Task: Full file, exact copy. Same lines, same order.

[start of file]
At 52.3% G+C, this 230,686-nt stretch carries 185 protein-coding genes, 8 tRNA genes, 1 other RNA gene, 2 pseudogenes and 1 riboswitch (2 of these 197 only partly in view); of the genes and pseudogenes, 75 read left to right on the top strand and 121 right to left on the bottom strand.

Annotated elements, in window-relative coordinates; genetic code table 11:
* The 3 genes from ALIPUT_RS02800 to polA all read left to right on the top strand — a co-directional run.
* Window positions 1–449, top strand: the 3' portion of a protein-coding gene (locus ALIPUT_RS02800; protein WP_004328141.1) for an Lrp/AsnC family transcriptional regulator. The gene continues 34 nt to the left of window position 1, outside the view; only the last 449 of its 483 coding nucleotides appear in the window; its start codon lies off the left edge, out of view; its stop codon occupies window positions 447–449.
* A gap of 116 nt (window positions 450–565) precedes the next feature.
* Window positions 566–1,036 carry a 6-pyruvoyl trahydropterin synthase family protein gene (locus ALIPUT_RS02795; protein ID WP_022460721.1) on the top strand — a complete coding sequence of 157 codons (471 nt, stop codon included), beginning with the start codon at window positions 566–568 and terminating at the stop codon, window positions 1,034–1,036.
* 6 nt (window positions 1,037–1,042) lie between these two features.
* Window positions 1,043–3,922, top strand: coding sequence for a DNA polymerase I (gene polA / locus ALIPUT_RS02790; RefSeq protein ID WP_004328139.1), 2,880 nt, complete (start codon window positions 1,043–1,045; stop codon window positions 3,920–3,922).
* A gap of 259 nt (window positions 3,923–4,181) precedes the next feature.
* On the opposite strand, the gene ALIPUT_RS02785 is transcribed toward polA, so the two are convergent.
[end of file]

At 52.3% G+C, this 230,686-nt stretch carries 185 protein-coding genes, 8 tRNA genes, 1 other RNA gene, 2 pseudogenes and 1 riboswitch (2 of these 197 only partly in view); of the genes and pseudogenes, 75 read left to right on the top strand and 121 right to left on the bottom strand.

Annotated elements, in window-relative coordinates; genetic code table 11:
* The 3 genes from ALIPUT_RS02800 to polA all read left to right on the top strand — a co-directional run.
* Window positions 1–449, top strand: the 3' portion of a protein-coding gene (locus ALIPUT_RS02800; protein WP_004328141.1) for an Lrp/AsnC family transcriptional regulator. The gene continues 34 nt to the left of window position 1, outside the view; only the last 449 of its 483 coding nucleotides appear in the window; its start codon lies off the left edge, out of view; its stop codon occupies window positions 447–449.
* A gap of 116 nt (window positions 450–565) precedes the next feature.
* Window positions 566–1,036 carry a 6-pyruvoyl trahydropterin synthase family protein gene (locus ALIPUT_RS02795; protein ID WP_022460721.1) on the top strand — a complete coding sequence of 157 codons (471 nt, stop codon included), beginning with the start codon at window positions 566–568 and terminating at the stop codon, window positions 1,034–1,036.
* 6 nt (window positions 1,037–1,042) lie between these two features.
* Window positions 1,043–3,922, top strand: coding sequence for a DNA polymerase I (gene polA / locus ALIPUT_RS02790; RefSeq protein ID WP_004328139.1), 2,880 nt, complete (start codon window positions 1,043–1,045; stop codon window positions 3,920–3,922).
* A gap of 259 nt (window positions 3,923–4,181) precedes the next feature.
* On the opposite strand, the gene ALIPUT_RS02785 is transcribed toward polA, so the two are convergent.